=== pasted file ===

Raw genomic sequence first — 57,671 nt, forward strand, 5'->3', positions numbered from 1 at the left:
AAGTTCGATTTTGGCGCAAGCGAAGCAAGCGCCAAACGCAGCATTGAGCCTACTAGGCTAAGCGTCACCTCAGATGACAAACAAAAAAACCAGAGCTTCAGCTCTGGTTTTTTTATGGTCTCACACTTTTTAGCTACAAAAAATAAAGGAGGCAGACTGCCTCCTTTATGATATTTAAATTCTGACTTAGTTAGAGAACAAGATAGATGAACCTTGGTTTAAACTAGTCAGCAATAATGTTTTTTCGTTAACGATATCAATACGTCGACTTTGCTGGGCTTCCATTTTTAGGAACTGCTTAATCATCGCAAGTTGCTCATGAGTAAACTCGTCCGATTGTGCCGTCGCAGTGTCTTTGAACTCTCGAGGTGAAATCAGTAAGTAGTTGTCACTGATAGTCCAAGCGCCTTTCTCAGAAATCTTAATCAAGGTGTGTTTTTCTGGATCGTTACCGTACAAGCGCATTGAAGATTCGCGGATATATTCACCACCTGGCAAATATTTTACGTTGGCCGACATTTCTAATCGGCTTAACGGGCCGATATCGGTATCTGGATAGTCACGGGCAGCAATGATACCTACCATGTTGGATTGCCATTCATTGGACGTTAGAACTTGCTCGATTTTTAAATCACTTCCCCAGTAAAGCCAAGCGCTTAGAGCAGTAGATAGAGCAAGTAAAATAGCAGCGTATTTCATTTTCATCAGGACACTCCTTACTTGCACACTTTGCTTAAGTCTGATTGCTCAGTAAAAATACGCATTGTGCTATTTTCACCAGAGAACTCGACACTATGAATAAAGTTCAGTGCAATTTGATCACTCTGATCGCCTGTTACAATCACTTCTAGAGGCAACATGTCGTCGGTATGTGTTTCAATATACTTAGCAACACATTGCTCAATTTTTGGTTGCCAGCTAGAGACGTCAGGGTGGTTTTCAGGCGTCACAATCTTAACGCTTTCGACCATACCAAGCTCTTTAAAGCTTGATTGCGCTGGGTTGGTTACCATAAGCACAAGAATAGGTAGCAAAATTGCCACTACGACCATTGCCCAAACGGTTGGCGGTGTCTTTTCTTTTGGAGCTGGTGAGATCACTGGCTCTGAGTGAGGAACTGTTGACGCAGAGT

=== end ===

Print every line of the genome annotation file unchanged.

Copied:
Raw genomic sequence first — 57,671 nt, forward strand, 5'->3', positions numbered from 1 at the left:
AAGTTCGATTTTGGCGCAAGCGAAGCAAGCGCCAAACGCAGCATTGAGCCTACTAGGCTAAGCGTCACCTCAGATGACAAACAAAAAAACCAGAGCTTCAGCTCTGGTTTTTTTATGGTCTCACACTTTTTAGCTACAAAAAATAAAGGAGGCAGACTGCCTCCTTTATGATATTTAAATTCTGACTTAGTTAGAGAACAAGATAGATGAACCTTGGTTTAAACTAGTCAGCAATAATGTTTTTTCGTTAACGATATCAATACGTCGACTTTGCTGGGCTTCCATTTTTAGGAACTGCTTAATCATCGCAAGTTGCTCATGAGTAAACTCGTCCGATTGTGCCGTCGCAGTGTCTTTGAACTCTCGAGGTGAAATCAGTAAGTAGTTGTCACTGATAGTCCAAGCGCCTTTCTCAGAAATCTTAATCAAGGTGTGTTTTTCTGGATCGTTACCGTACAAGCGCATTGAAGATTCGCGGATATATTCACCACCTGGCAAATATTTTACGTTGGCCGACATTTCTAATCGGCTTAACGGGCCGATATCGGTATCTGGATAGTCACGGGCAGCAATGATACCTACCATGTTGGATTGCCATTCATTGGACGTTAGAACTTGCTCGATTTTTAAATCACTTCCCCAGTAAAGCCAAGCGCTTAGAGCAGTAGATAGAGCAAGTAAAATAGCAGCGTATTTCATTTTCATCAGGACACTCCTTACTTGCACACTTTGCTTAAGTCTGATTGCTCAGTAAAAATACGCATTGTGCTATTTTCACCAGAGAACTCGACACTATGAATAAAGTTCAGTGCAATTTGATCACTCTGATCGCCTGTTACAATCACTTCTAGAGGCAACATGTCGTCGGTATGTGTTTCAATATACTTAGCAACACATTGCTCAATTTTTGGTTGCCAGCTAGAGACGTCAGGGTGGTTTTCAGGCGTCACAATCTTAACGCTTTCGACCATACCAAGCTCTTTAAAGCTTGATTGCGCTGGGTTGGTTACCATAAGCACAAGAATAGGTAGCAAAATTGCCACTACGACCATTGCCCAAACGGTTGGCGGTGTCTTTTCTTTTGGAGCTGGTGAGATCACTGGCTCTGAGTGAGGAACTGTTGACGCAGAGT